inscribed with Chinese characters. This is the name of the dish. Each table was covered with dishes, which remained there during the dinner-dishes of everything except bread-sweetmeats and cakes predominating. The courses are brought in bowls and set down in the middle of the table. You Chinese friend, whose politeness is unvarying, always helps you before he helps himself. He dives his two chopsticks into the smoking bowl and lugs out a savory morsel and drops it on your plate. Then he helps himself, frequently not troubling the plate, but eating directly from the bowl. If the dish is a dainty, sharks' fins or bird's-nest soup, all the Chinese go to work at the same bowl and with the same chopsticks, silver and ivory, which are not changed during the entire dinner, but do service for fish and fowl and sweetmeats. Between each course were cigars or pipes. The high Chinamen had pipe-bearers with them, and as each course was ended they would take a whiff. But the cigars came as a relief to the smoking members of the party, for they could sit and look on and enjoy the spectacle, and have the opera sensation of looking at something new and strange. The cigars, too, were an excuse for not eating, and at a Chinese dinner an excuse for not eating is welcome. There is no reason in the world why you should not eat a Chinese dinner, except that you are not accustomed to it. You come to the table with a depraved appetite. Corn bread and pigs' feet and corned beef have done their work upon you, and a good dinner most probably means a mound of beef overspread with potatoes. Of course such a training unfits you for the niceties, the delicate touches of a Chinese dinner. Then I am sure you do not like sweetmeats. That is a taste belonging to earlier and happier days—to the days of innocence and hope, before you ever heard of truffles and champagne. You would rather fight a duel than eat one of those heaps of candied preparations which our Chinese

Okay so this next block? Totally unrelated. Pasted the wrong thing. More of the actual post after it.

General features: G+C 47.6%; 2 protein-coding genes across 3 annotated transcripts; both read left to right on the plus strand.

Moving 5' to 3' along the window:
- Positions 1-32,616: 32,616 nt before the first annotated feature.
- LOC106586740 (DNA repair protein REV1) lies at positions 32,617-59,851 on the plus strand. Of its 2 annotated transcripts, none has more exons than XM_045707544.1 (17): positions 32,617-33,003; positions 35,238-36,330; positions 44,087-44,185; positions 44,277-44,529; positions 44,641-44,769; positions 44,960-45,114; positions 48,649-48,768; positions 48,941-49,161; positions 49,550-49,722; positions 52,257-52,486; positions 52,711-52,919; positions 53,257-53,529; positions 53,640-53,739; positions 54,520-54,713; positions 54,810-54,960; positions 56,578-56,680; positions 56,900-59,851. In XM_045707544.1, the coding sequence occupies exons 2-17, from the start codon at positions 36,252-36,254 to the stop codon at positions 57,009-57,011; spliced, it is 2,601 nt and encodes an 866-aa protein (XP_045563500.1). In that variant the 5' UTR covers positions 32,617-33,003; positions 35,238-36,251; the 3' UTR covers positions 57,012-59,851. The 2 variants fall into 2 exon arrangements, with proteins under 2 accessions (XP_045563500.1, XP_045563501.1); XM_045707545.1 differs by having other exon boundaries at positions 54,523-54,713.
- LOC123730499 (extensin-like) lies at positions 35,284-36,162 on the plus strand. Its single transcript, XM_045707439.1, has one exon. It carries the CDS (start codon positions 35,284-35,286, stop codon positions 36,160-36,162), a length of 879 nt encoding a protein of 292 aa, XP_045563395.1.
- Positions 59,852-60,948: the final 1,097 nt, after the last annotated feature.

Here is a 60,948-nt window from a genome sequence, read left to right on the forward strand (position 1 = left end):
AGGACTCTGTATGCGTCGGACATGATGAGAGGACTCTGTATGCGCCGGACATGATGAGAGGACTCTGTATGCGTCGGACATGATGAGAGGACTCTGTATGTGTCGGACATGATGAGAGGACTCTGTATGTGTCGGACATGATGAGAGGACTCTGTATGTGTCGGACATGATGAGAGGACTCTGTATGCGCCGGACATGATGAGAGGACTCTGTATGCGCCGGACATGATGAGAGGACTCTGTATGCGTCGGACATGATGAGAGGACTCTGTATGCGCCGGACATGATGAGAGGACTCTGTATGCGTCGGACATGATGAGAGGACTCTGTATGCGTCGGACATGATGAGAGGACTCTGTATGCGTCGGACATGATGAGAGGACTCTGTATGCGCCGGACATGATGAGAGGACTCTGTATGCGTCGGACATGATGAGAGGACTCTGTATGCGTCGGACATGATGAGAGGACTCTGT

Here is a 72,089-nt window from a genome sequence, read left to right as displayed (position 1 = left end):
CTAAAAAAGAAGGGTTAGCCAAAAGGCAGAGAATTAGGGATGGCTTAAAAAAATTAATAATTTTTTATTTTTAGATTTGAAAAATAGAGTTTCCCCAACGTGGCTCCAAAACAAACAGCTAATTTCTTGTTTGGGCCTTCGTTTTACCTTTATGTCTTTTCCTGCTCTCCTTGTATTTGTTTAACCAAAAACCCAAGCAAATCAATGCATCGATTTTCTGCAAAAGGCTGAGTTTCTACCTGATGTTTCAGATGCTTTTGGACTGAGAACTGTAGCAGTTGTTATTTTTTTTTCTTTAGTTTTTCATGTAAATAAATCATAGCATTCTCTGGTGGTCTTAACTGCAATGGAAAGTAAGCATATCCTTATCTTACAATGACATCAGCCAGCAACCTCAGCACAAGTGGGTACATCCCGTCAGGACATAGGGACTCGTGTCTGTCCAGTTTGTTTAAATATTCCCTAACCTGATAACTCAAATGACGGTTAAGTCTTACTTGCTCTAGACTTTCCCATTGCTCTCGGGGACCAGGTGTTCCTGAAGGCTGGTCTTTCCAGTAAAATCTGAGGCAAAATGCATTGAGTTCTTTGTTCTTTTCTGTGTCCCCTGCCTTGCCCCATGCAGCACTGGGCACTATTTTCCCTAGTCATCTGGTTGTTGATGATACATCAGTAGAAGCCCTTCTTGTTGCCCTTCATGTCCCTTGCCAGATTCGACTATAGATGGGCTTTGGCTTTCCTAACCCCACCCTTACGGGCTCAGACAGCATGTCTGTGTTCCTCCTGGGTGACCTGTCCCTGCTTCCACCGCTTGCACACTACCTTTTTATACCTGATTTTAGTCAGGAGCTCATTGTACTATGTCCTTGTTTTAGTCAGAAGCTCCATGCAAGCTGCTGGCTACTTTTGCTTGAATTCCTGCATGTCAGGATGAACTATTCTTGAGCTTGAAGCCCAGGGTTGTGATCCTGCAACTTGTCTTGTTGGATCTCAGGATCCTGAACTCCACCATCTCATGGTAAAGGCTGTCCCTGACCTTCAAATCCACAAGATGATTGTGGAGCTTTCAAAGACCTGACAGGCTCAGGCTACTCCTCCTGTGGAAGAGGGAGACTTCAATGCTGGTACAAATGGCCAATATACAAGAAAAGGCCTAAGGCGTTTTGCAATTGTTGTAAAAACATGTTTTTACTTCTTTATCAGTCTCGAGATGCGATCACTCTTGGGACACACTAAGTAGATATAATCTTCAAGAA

friends gobble up like children. But there is where our Chinese friends, with their healthy child-bred tastes, have the advantage of us, and why it is that your incapacity to enjoy your dinner is the result of an appetite deadened by civilization.